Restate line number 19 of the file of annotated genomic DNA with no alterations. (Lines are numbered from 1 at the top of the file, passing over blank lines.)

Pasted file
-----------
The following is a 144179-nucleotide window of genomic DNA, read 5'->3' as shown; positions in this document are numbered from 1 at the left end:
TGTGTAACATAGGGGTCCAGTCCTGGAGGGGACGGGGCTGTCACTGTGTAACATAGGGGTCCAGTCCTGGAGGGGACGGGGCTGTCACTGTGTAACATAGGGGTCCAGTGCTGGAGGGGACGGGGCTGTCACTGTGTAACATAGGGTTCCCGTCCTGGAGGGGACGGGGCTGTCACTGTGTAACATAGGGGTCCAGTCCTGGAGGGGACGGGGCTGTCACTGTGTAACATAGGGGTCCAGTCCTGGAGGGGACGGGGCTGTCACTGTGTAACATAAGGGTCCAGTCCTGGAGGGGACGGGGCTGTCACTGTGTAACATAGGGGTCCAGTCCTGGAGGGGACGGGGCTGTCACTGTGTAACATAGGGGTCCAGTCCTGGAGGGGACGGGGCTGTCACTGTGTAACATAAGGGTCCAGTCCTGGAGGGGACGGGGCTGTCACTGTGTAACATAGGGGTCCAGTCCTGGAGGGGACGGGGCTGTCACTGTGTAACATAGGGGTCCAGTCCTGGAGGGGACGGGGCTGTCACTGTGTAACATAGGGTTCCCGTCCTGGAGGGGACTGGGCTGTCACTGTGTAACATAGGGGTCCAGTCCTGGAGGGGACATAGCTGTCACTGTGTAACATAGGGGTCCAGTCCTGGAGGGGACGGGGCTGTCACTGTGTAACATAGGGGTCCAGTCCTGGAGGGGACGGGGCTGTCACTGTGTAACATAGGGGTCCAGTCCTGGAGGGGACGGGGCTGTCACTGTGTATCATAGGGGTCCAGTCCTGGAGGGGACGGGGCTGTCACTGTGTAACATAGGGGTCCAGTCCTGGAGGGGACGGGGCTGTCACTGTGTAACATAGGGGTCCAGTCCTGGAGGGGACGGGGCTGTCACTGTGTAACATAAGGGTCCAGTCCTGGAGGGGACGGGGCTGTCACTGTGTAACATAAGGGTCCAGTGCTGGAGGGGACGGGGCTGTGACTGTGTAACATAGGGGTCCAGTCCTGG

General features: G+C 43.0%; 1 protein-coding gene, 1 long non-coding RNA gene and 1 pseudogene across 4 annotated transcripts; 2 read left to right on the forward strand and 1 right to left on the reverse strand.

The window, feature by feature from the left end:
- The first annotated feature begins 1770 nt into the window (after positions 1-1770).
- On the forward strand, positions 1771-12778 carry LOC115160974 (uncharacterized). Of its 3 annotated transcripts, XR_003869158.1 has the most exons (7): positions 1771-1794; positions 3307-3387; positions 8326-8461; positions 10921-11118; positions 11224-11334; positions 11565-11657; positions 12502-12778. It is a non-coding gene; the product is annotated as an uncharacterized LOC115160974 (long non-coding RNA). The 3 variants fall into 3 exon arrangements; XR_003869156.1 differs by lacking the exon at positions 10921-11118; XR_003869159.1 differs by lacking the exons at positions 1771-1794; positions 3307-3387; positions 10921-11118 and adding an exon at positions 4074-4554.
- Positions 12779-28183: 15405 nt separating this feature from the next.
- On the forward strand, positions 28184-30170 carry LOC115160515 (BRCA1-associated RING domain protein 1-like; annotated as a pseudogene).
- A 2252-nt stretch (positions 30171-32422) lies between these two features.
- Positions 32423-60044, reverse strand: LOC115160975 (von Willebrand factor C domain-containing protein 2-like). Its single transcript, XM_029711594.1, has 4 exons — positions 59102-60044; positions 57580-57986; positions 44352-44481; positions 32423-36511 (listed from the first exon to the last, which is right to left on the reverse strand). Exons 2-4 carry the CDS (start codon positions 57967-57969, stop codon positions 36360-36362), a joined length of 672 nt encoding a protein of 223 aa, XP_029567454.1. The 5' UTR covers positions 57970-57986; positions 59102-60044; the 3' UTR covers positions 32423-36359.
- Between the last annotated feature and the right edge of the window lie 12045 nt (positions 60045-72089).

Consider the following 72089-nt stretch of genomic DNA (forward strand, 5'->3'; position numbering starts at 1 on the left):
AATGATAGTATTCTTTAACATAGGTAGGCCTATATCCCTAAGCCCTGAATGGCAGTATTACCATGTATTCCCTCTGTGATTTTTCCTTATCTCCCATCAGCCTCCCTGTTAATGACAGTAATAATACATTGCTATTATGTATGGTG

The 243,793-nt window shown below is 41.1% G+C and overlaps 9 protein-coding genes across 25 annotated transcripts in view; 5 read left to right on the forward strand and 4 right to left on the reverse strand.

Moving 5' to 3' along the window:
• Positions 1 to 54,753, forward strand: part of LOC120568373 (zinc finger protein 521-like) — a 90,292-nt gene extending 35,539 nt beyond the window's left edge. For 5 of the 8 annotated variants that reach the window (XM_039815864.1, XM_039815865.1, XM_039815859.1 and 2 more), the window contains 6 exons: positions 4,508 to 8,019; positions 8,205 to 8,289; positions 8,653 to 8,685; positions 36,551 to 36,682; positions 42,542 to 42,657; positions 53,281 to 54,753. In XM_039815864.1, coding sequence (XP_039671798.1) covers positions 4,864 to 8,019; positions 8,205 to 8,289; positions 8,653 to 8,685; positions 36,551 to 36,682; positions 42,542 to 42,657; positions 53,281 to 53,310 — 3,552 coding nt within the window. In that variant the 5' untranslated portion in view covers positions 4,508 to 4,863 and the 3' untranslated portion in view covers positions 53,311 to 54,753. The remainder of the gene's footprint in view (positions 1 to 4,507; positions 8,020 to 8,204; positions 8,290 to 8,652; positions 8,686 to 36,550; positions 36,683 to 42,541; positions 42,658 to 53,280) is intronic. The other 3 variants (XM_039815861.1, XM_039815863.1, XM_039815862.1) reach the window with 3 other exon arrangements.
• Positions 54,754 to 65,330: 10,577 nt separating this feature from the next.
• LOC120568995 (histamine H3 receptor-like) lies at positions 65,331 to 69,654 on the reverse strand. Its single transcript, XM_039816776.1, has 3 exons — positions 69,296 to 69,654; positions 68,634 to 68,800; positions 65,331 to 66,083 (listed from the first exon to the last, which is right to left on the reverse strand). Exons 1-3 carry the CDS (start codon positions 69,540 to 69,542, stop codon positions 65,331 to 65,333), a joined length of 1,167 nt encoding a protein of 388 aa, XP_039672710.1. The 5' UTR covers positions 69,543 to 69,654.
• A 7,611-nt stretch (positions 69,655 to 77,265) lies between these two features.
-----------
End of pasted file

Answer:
• A 7,611-nt stretch (positions 69,655 to 77,265) lies between these two features.